Chester Barnard and the Systems Approach to Nurturing Organizations

Andrea Gabor and Joseph T. Mahoney

in The Oxford Handbook of Management Theorists

Published in print February 2013 | ISBN: 9780199585762
Published online April 2013 | | DOI:

Series: Oxford Handbooks in Business and Management

Chester Barnard and the Systems Approach to Nurturing Organizations

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This article describes Chester Barnard (1886–1961), the author of The Functions of the Executive, one of the twentieth century’s most influential books on management and leadership. The book emphasizes competence, moral integrity, rational stewardship, professionalism, and a systems approach, and was written for posterity. Barnard emphasized the role of the manager as both a professional and as a steward of the corporation. His teachings drew on personal insights as a senior executive of AT&T, which saw good governance as the primary means of winning public acceptance of its telecommunications monopoly. Barnard provided a conceptual scheme of the theory of organization based on the following structural concepts: the individual and bounded rationality, cooperation, formal organization, and informal organization. The principal dynamic concepts include communication, consent theory of authority, free will, the decision process, dynamic equilibrium and the inducement–contributions balance, and leadership, executive responsibility, and moral codes.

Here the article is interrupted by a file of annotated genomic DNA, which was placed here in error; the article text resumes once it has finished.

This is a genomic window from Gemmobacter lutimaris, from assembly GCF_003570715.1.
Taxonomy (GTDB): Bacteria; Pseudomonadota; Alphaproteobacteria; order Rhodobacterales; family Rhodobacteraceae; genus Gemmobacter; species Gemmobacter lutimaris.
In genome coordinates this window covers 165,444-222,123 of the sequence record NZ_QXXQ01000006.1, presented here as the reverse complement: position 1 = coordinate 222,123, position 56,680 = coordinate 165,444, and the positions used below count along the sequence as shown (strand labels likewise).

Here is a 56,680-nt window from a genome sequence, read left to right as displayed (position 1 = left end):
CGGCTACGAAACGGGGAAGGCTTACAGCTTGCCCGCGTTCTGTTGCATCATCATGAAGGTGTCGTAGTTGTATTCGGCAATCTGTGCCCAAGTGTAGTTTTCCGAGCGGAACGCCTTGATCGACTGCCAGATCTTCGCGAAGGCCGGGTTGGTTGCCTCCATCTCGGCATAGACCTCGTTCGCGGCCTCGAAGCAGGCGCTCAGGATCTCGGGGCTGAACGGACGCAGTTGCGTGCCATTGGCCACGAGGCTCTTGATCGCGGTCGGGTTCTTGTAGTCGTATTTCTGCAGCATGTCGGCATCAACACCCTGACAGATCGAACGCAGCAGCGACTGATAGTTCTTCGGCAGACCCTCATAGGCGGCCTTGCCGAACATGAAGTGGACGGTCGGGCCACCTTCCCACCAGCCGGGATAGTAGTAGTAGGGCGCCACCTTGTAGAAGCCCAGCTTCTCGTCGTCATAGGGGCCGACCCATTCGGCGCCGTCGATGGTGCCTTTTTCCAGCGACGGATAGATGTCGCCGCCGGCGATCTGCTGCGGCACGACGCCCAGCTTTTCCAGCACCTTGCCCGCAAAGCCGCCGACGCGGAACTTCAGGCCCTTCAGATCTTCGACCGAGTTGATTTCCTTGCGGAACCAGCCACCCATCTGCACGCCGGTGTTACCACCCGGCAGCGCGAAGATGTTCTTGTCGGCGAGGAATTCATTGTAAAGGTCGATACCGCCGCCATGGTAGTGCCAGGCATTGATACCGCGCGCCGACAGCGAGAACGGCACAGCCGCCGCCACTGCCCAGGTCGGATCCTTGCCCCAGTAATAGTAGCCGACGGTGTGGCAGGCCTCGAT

Keywords: AT&T; authority; bounded rationality; Chester Barnard; consent theory; Functions of Executive; leadership; moral integrity; organization theory

Article.  9595 words. 

Subjects: Business and Management ; Business History

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